Britannicus was the pride of his father and grew up well protected by his own tutors for the first few years. The young man learnt the fine arts, the right view of politics, both internal and external, and the right way to behave at court. And he also fell in love - with the beautiful Junia. The romance was not to last. It was his stepbrother - Nero, of all people - who stole her from him.

In 54 AD, Emperor Claudius died, allegedly poisoned by Iulia Agrippina with the help of a mushroom dish. Instead of Britannicus, who was only 13 years old at the time, she installed her biological son Nero as the new emperor. However, when disputes soon arose between her and Nero, the latter allegedly feared that she might support Britannicus' claims to the imperial title in the future. Nero got rid of his supposed or perhaps actual rival by having him poisoned in February 55 AD. He had previously had his taster bribed. One source seems to know that Nero had him killed by the notorious poisoner Locusta with poisonous panther mushrooms. According to Suetonius, Nero lied to the horrified guests that Britannicus had fallen victim to an "ordinary attack of epilepsy". It is possible that Britannicus, like Gaius Iulius Caesar, actually suffered from this illness and may have died from it. Tacitus also refers to (unnamed) historians of the time, according to whom Britannicus was abused by Nero in the days before his death.




Provincial Coin from Cyzicus with Britannicus (Caesar), Claudia Antonia and Claudia Octavia

Britannicus (Caesar), Claudia Antonia and Claudia Octavia; Reign: Claudius; Mint: Cyzicus, Mysia; Date: ca. 41/54 AD; Nominal: Bronze; Material: AE; Diameter: 13mm; Weight: 1.46g; Reference: RPC I 2248; Obverse: Bare head of Britannicus, right; Reverse: Draped busts of Antonia and Claudia Octavia, facing each other.

RPC Online Illustration: https://rpc.ashmus.ox.ac.uk/coin/464870 

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I got this provincial bronze of the children of Claudius today - and since I find the historical background and the tragedy between Claudius, his wives, the children up to the later emperor Nero so fascinating - I didn't want to just post the coin under "post your latest Ancient". 


Feel free to post your coins.
On Claudius, on his wives, on his children - or whatever else you can think of.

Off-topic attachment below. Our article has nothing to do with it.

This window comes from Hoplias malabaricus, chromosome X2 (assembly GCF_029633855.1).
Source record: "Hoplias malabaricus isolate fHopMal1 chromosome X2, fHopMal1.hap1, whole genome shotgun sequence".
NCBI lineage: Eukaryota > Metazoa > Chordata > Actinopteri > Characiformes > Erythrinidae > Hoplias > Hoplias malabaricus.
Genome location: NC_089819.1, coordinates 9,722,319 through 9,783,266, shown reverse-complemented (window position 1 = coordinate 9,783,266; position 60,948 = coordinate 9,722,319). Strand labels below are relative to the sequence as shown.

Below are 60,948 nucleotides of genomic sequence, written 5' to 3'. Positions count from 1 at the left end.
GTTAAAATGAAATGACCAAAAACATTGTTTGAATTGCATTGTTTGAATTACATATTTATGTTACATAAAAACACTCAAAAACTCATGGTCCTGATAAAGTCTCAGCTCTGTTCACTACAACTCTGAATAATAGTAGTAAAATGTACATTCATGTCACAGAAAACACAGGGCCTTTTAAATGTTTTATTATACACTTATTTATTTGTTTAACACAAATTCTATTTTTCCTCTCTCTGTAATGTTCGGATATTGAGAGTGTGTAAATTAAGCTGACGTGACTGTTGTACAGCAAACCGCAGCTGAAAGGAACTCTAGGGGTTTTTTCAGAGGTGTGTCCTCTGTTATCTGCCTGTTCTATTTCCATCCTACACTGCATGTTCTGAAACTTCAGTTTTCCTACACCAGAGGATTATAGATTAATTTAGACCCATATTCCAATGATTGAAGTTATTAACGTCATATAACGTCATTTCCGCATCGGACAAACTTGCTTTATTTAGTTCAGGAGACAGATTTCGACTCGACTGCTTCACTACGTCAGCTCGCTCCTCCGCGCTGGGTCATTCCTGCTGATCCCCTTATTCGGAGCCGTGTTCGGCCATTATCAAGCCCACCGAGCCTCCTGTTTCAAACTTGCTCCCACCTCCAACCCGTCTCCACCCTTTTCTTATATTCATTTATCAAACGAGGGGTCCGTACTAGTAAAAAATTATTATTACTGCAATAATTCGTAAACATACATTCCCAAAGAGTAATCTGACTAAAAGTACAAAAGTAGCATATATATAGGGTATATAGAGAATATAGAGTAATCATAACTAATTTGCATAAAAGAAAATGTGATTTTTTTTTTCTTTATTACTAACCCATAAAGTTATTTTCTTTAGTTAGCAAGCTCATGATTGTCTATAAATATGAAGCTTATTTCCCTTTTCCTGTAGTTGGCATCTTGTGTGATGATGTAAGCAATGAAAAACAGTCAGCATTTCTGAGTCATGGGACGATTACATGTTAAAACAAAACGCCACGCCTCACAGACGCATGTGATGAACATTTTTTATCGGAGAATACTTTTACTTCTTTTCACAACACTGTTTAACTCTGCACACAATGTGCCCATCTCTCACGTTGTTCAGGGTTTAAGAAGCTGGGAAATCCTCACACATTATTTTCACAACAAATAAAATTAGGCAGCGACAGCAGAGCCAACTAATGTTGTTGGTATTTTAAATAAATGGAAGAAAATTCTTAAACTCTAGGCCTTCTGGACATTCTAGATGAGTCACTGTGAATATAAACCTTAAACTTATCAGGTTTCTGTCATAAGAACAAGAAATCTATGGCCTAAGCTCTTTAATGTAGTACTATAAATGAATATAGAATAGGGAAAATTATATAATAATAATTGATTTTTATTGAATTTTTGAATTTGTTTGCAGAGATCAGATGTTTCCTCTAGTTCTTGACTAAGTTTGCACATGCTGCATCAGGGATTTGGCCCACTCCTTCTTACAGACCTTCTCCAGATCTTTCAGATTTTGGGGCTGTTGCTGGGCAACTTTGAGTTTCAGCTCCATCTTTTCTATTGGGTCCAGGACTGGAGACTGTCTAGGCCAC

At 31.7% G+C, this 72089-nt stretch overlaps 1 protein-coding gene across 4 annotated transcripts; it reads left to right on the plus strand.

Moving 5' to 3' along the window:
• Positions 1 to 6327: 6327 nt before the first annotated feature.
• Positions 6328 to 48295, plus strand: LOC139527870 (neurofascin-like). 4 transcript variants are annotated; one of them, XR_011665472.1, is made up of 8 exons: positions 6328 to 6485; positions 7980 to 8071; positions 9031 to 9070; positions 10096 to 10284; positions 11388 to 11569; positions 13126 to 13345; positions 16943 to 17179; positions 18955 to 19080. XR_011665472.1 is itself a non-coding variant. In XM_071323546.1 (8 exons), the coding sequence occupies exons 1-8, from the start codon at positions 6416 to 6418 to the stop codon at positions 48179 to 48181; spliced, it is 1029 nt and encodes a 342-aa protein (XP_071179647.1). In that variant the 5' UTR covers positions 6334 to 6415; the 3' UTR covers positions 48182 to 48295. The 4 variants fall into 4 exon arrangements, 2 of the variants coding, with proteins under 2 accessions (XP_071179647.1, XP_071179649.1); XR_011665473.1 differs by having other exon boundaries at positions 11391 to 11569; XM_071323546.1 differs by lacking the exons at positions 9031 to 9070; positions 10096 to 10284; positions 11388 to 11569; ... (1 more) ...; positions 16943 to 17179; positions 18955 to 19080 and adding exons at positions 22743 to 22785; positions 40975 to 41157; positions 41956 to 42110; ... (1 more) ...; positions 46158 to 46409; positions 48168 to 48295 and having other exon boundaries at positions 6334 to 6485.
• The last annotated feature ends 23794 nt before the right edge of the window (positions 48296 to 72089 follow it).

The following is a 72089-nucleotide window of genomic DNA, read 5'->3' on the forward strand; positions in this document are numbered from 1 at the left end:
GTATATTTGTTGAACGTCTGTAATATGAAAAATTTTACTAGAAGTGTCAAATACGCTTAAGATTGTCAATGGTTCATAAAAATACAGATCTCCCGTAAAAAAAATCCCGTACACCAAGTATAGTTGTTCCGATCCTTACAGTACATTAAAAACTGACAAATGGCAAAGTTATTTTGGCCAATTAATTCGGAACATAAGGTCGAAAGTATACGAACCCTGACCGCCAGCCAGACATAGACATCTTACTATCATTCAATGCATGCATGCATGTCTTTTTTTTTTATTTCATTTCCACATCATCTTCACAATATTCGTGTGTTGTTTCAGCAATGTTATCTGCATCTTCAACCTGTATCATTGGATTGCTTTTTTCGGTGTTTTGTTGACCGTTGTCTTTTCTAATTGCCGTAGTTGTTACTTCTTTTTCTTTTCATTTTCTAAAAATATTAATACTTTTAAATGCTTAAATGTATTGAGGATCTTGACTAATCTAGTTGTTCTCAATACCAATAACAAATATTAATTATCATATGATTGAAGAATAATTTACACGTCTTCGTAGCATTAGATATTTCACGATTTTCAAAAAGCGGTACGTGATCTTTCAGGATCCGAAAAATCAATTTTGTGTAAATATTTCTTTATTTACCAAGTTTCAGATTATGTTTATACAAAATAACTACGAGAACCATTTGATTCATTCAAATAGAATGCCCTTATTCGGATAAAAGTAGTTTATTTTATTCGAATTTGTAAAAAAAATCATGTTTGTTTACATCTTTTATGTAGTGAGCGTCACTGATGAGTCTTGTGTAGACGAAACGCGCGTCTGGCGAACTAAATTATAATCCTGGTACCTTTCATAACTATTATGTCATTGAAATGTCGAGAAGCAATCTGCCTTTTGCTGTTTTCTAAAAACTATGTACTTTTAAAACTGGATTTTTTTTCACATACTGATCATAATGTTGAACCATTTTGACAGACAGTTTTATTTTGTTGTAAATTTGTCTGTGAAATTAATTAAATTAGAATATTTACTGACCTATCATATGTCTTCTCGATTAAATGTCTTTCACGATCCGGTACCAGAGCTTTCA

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Great thread, @Prieure de Sion. Many members are probably very familiar with the 2 novels Robert Graves wrote - both having Claudius as main character. I found them excellent reads - relaxing and even if the author added his own touch, they are still historically accurate - from what we know. 

I have a few Claudius coins, but the most presentable one is this Antioch. 



I also have an Aizanis from Agrippina II. 


17 mm, 2,91 g.
Phrygia, Aizanis. Agrippina II 50-59. Ӕ.
ΑΓΡΙΠΠΙΝΑΝ ϹƐΒΑϹΤΗΝ, draped bust of Agrippina II, right / ΑΙΖΑΝΙΤΩΝ, draped bust of Persephone with ears of corn before.
RPC I, 3102; BMC 91; Cop 91.

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2 minutes ago, ambr0zie said:

Great thread, @Prieure de Sion. Many members are probably very familiar with the 2 novels Robert Graves wrote - both having Claudius as main character. I found them excellent reads - relaxing and even if the author added his own touch, they are still historically accurate - from what we know. 


Yes - thats one of my favorite book - I have already read it twice. 
I find it wonderfully written and also entertaining.


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3 hours ago, Prieure de Sion said:


How peculiar. Everyone knows that Claudius spoke English, not German, and did so with a British accent like all Romans. He sounded like Derek Jacobi.

Here are my only two coins showing any of Claudius I's wives or children:

Claudius I, billon [Sear & others]/AR [RPC] Tetradrachm, Year 4 [43/44 AD], Alexandria, Egypt Mint. Obv. Laureate head right, ΤΙ ΚΛΑVΔΙ ΚΑΙΣ ΣΕΒΑ ΓΕΡΜΑΝΙ ΑVΤΟΚΡ around, LΔ [Year 4] under chin / Rev. Messalina [Third wife of Claudius and mother of Britannicus] as Demeter, standing facing, head left, wearing long chiton, leaning left elbow on short column, holding grain ears in left arm and two standing children [representing Claudia Octavia and Britannicus*] on outstretched right hand; to left, lituus; ΜΕΣΣΑΛΙΝΑ ΚΑΙΣ ΣΕΒΑΣ. RPC [Roman Provincial Coinage] Vol. I  5146 (1992); RPC I Online at  https://rpc.ashmus.ox.ac.uk/coins/1/5146; Emmett 74.4 [Emmett, Keith, Alexandrian Coins (Lodi, WI, 2001)]; Milne 93 at p. 3 [Milne, J.G., Catalogue of Alexandrian Coins (Oxford 1933, reprint with supplement by Colin M. Kraay, 1971)]; K&G 12.36 [Kampmann, Ursula & Ganschow, Thomas, Die Münzen der römischen Münzstätte Alexandria  (2008)]; Dattari (Savio) 126198 [Savio, A. ed., Catalogo completo della collezione Dattari Numi Augg. Alexandrini (Trieste, 2007)]; Köln 82 [Geissen, A., Katalog alexandrinischer Kaisermünzen, Köln, Band I (Augustus-Trajan) (Cologne, 1974); Sear RCV I 1869 [Year 6; ill. of Year 2 w/lituus at p. 369.]  23 mm., 13.02 g., 12 h. 


*Her two children with Claudius, both born before Year 4 of Claudius’s reign; Claudia Octavia later became the Emperor Nero’s first wife. See note in Sear RCV I at p. 369.